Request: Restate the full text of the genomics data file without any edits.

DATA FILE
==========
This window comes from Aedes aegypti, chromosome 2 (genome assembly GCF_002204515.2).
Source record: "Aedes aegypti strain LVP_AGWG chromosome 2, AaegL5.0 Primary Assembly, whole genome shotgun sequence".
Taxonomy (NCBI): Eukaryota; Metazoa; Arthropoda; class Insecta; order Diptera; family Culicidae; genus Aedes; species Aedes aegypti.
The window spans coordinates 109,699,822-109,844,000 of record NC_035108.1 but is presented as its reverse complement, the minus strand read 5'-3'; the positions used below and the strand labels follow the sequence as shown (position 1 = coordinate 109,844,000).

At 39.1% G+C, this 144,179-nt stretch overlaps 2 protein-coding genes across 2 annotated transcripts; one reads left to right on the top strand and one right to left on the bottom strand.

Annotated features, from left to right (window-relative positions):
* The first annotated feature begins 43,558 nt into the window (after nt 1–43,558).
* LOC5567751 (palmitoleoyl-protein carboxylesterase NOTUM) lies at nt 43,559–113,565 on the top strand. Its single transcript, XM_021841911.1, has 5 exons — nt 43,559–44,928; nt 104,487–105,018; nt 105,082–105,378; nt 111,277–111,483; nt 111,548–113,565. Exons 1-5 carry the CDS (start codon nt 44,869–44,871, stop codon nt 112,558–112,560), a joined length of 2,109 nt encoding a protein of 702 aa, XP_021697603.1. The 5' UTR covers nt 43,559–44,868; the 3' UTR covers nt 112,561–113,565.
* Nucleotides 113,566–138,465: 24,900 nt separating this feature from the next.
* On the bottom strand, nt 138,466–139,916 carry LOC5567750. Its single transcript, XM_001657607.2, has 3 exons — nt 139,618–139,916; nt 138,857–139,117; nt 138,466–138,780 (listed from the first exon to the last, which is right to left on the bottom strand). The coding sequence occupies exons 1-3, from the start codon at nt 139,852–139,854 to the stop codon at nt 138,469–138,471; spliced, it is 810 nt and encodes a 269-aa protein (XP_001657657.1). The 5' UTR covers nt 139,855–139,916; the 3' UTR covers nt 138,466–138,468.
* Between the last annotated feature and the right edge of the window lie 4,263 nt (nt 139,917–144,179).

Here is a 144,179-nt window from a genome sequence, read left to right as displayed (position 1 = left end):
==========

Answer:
This window comes from Aedes aegypti, chromosome 2 (genome assembly GCF_002204515.2).
Source record: "Aedes aegypti strain LVP_AGWG chromosome 2, AaegL5.0 Primary Assembly, whole genome shotgun sequence".
Taxonomy (NCBI): Eukaryota; Metazoa; Arthropoda; class Insecta; order Diptera; family Culicidae; genus Aedes; species Aedes aegypti.
The window spans coordinates 109,699,822-109,844,000 of record NC_035108.1 but is presented as its reverse complement, the minus strand read 5'-3'; the positions used below and the strand labels follow the sequence as shown (position 1 = coordinate 109,844,000).

At 39.1% G+C, this 144,179-nt stretch overlaps 2 protein-coding genes across 2 annotated transcripts; one reads left to right on the top strand and one right to left on the bottom strand.

Annotated features, from left to right (window-relative positions):
* The first annotated feature begins 43,558 nt into the window (after nt 1–43,558).
* LOC5567751 (palmitoleoyl-protein carboxylesterase NOTUM) lies at nt 43,559–113,565 on the top strand. Its single transcript, XM_021841911.1, has 5 exons — nt 43,559–44,928; nt 104,487–105,018; nt 105,082–105,378; nt 111,277–111,483; nt 111,548–113,565. Exons 1-5 carry the CDS (start codon nt 44,869–44,871, stop codon nt 112,558–112,560), a joined length of 2,109 nt encoding a protein of 702 aa, XP_021697603.1. The 5' UTR covers nt 43,559–44,868; the 3' UTR covers nt 112,561–113,565.
* Nucleotides 113,566–138,465: 24,900 nt separating this feature from the next.
* On the bottom strand, nt 138,466–139,916 carry LOC5567750. Its single transcript, XM_001657607.2, has 3 exons — nt 139,618–139,916; nt 138,857–139,117; nt 138,466–138,780 (listed from the first exon to the last, which is right to left on the bottom strand). The coding sequence occupies exons 1-3, from the start codon at nt 139,852–139,854 to the stop codon at nt 138,469–138,471; spliced, it is 810 nt and encodes a 269-aa protein (XP_001657657.1). The 5' UTR covers nt 139,855–139,916; the 3' UTR covers nt 138,466–138,468.
* Between the last annotated feature and the right edge of the window lie 4,263 nt (nt 139,917–144,179).

Here is a 144,179-nt window from a genome sequence, read left to right as displayed (position 1 = left end):